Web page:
About Public Health Institute at Denver Health
Founded in 1979, the Denver PTC provides innovative training, consultation and information to healthcare professionals and their organizations. The Denver PTC has the unique advantage of being a program within a public health institute (The Public Health Institute of Denver Health) that resides within a large comprehensive healthcare system (Denver Health and Hospital Authority). We Operate in partnering with the University of Colorado Denver School of Public Health with whom we share an interdisciplinary staff and faculty. Our program is supported by a cooperative agreement with the U.S. Centers for Disease Control and Prevention (CDC).
About Gilead Sciences
Gilead Sciences, Inc. is a biopharmaceutical company that has pursued and achieved breakthroughs in medicine for more than three decades, with the goal of creating a healthier world for all people. The company is committed to advancing innovative medicines to prevent and treat life-threatening diseases, including HIV, viral hepatitis and cancer. Gilead operates in more than 35 countries worldwide, with headquarters in Foster City, California. Gilead has promoted equity, particularly healthcare equity since the company brought its first therapies to the market. Through global partnerships, Gilead’s medicines today reach millions of people in low- and middle-income countries around the world. In the United States, Gilead has committed more than $100 million over 10 years through the COMPASS Initiative® to community organizations that are working to combat HIV in the U.S. South. In 2020, Gilead launched the Racial Equity Community Impact Fund to support organizations tackling racial inequities affecting Black communities across the United States.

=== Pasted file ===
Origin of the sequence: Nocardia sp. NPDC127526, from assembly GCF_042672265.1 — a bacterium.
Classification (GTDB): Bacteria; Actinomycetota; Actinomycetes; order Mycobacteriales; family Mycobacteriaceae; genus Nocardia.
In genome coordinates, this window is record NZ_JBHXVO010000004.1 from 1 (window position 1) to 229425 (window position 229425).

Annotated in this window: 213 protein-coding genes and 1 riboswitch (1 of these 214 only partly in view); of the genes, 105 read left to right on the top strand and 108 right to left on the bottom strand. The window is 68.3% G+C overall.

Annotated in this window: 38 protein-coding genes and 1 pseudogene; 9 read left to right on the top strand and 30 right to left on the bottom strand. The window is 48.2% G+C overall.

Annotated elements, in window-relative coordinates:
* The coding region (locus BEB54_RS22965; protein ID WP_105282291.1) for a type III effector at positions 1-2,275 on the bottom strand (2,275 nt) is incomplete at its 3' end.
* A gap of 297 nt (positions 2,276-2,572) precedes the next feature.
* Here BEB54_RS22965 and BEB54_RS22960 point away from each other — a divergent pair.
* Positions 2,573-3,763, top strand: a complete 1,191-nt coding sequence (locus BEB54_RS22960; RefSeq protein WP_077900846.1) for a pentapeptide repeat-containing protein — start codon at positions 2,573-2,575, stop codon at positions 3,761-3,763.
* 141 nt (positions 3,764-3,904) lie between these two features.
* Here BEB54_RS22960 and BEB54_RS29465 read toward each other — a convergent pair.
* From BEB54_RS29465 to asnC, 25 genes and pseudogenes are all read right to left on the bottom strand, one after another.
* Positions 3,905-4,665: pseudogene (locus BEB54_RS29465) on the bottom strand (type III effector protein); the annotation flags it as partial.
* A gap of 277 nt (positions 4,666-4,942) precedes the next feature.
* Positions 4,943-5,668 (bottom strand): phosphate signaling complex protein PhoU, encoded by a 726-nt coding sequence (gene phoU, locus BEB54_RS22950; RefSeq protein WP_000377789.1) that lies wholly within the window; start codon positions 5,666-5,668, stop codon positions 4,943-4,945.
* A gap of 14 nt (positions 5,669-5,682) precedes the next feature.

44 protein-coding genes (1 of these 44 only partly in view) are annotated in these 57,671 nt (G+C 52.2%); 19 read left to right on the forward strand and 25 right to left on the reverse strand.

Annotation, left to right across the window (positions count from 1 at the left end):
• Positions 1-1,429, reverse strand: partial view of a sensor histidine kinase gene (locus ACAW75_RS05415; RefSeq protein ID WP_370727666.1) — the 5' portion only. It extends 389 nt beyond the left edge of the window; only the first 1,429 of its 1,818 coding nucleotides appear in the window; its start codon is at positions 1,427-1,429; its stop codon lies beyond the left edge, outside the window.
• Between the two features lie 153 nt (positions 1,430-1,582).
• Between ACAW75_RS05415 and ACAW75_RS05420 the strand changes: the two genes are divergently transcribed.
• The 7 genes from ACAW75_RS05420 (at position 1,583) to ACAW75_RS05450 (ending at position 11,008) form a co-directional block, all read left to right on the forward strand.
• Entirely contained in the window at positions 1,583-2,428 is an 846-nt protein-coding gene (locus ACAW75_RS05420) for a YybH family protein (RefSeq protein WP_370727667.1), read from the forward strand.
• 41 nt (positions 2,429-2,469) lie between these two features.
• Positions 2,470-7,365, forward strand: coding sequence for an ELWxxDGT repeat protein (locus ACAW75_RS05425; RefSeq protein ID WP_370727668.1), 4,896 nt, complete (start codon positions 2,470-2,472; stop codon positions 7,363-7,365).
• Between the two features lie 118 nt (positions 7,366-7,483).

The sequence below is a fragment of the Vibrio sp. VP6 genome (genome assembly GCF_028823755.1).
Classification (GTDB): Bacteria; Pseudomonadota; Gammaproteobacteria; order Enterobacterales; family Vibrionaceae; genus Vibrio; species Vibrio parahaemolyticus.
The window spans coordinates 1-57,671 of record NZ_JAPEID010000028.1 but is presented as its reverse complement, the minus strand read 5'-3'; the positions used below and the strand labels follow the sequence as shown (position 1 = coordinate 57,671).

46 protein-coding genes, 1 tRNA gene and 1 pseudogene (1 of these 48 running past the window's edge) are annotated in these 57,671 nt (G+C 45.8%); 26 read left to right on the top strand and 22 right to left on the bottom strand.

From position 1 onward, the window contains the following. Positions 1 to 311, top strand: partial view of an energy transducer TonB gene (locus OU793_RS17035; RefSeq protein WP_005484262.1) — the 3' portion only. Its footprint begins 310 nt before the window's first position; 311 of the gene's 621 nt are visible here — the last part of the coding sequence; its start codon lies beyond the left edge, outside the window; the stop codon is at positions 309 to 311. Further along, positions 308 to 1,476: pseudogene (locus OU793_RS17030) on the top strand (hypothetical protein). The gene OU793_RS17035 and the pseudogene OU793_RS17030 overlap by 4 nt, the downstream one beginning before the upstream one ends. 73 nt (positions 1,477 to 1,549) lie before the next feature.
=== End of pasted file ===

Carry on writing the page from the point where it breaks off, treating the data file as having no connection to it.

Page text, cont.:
Melanie Mitchell, BWLI, http://www.bwli.org, 1 213-807-6090, [email protected]